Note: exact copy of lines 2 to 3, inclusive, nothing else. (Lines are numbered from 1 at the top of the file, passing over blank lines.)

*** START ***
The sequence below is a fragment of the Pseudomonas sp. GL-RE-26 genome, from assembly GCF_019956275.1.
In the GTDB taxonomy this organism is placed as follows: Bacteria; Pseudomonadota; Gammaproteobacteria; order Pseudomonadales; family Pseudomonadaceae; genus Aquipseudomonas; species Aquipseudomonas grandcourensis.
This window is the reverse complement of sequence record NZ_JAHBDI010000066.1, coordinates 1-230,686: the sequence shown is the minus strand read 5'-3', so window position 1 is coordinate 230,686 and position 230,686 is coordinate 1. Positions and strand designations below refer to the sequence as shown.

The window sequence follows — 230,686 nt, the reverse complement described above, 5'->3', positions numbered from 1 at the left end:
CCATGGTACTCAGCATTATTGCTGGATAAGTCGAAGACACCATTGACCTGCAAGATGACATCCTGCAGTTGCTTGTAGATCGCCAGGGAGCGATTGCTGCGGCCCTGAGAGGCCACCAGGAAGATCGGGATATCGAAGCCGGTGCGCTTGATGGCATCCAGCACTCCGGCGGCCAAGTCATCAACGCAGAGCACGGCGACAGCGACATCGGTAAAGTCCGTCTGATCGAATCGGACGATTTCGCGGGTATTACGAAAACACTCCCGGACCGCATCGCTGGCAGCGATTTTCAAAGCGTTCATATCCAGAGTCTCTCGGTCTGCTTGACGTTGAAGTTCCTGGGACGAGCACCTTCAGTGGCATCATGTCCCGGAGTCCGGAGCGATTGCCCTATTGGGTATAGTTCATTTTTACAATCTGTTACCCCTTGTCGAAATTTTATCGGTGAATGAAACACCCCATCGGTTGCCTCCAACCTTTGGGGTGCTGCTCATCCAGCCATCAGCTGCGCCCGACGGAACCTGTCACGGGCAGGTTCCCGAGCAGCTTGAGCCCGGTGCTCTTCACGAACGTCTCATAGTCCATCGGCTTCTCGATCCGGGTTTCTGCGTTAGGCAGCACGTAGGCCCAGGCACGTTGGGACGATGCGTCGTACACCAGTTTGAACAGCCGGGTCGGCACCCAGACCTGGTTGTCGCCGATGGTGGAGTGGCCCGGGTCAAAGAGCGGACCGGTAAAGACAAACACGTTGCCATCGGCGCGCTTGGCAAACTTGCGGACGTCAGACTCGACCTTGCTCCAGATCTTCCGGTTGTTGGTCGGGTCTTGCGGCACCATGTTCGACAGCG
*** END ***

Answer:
In the GTDB taxonomy this organism is placed as follows: Bacteria; Pseudomonadota; Gammaproteobacteria; order Pseudomonadales; family Pseudomonadaceae; genus Aquipseudomonas; species Aquipseudomonas grandcourensis.
This window is the reverse complement of sequence record NZ_JAHBDI010000066.1, coordinates 1-230,686: the sequence shown is the minus strand read 5'-3', so window position 1 is coordinate 230,686 and position 230,686 is coordinate 1. Positions and strand designations below refer to the sequence as shown.